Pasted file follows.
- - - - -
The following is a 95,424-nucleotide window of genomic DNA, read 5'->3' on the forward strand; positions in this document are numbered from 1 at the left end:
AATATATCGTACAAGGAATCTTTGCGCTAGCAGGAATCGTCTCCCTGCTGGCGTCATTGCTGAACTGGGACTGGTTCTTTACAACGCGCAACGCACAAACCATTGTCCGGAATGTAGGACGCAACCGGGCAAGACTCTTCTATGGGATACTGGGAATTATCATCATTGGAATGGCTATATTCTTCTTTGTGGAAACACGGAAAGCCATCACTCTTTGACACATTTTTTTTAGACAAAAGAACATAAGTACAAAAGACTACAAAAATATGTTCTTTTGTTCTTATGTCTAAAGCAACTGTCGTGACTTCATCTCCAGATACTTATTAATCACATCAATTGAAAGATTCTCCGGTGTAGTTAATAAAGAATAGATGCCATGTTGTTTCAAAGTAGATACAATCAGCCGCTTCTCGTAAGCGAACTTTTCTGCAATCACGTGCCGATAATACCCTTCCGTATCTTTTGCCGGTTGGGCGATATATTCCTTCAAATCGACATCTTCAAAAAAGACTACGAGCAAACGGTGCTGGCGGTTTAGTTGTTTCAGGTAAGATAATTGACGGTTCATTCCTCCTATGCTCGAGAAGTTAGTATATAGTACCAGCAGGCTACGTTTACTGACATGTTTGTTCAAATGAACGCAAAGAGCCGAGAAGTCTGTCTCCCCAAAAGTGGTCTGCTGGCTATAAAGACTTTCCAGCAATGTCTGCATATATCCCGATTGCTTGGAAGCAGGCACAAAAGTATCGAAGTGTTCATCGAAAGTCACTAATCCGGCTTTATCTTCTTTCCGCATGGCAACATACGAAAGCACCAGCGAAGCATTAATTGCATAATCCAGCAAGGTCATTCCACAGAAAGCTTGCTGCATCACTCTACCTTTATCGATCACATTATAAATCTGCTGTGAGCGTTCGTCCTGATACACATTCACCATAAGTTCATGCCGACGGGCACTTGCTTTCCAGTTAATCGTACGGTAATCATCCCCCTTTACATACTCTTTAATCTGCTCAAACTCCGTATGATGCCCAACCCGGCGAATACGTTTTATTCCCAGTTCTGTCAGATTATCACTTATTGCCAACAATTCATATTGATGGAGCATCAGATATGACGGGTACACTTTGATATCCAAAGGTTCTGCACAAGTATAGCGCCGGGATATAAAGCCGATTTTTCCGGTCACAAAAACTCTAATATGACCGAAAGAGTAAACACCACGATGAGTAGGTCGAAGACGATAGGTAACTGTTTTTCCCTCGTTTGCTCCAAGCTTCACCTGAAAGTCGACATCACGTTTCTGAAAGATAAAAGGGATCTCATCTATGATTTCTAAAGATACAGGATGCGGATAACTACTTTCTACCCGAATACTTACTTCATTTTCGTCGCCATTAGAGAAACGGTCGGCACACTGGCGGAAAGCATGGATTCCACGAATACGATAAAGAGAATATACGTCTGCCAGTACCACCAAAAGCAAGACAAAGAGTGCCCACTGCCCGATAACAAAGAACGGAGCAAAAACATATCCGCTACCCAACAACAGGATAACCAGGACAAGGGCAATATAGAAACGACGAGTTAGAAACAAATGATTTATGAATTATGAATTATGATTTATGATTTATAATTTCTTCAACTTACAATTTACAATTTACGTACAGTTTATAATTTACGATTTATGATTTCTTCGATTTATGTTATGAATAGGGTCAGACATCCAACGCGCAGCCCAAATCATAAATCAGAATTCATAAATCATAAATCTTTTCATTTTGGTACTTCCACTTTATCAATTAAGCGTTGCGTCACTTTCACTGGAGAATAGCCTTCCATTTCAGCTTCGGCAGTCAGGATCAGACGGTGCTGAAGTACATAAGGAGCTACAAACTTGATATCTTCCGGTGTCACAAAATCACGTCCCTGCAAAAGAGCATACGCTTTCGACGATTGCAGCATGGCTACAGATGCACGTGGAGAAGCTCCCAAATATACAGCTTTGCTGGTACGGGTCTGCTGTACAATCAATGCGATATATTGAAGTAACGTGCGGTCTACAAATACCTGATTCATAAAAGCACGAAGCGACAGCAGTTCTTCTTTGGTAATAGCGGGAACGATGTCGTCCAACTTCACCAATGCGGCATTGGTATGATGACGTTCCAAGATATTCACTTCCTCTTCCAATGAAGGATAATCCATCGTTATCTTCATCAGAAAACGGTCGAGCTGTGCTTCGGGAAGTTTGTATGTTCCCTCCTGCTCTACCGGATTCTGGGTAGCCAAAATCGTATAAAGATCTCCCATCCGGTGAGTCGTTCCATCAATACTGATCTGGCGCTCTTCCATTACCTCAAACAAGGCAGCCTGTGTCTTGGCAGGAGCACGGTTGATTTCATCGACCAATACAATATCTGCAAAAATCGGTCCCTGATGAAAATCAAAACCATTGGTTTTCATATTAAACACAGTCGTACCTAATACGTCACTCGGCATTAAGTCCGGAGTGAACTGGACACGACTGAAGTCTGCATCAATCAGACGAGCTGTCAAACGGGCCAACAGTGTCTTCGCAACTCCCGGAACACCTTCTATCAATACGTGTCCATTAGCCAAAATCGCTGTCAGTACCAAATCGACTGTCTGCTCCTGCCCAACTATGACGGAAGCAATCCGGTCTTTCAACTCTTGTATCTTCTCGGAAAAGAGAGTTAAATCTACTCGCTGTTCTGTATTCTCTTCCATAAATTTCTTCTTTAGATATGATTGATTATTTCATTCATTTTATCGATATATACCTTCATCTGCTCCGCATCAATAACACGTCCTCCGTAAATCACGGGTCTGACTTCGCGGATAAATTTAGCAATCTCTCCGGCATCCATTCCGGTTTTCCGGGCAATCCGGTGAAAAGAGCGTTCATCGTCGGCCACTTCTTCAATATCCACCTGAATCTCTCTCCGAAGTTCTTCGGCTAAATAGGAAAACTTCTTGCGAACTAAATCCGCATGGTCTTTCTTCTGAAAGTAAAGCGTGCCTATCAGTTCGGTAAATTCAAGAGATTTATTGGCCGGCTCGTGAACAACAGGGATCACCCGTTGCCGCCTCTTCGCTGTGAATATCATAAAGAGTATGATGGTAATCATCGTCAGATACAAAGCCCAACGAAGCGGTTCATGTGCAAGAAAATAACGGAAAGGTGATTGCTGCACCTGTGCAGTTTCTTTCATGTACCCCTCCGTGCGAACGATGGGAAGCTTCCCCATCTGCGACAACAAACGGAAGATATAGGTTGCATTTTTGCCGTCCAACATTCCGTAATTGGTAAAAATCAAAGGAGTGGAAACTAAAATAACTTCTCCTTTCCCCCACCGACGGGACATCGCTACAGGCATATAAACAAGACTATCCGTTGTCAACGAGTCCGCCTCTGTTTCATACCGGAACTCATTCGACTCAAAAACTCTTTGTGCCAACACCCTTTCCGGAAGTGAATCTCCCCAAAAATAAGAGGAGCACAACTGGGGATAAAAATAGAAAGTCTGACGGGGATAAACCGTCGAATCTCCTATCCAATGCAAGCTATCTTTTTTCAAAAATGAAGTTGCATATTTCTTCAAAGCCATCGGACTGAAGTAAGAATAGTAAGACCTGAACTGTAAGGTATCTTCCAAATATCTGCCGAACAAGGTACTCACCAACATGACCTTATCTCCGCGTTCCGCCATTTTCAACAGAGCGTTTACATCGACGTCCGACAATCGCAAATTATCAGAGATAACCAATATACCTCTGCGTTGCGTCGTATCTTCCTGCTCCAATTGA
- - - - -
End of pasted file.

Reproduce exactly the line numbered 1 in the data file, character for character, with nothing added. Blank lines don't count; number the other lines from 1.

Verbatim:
The following is a 95,424-nucleotide window of genomic DNA, read 5'->3' on the forward strand; positions in this document are numbered from 1 at the left end: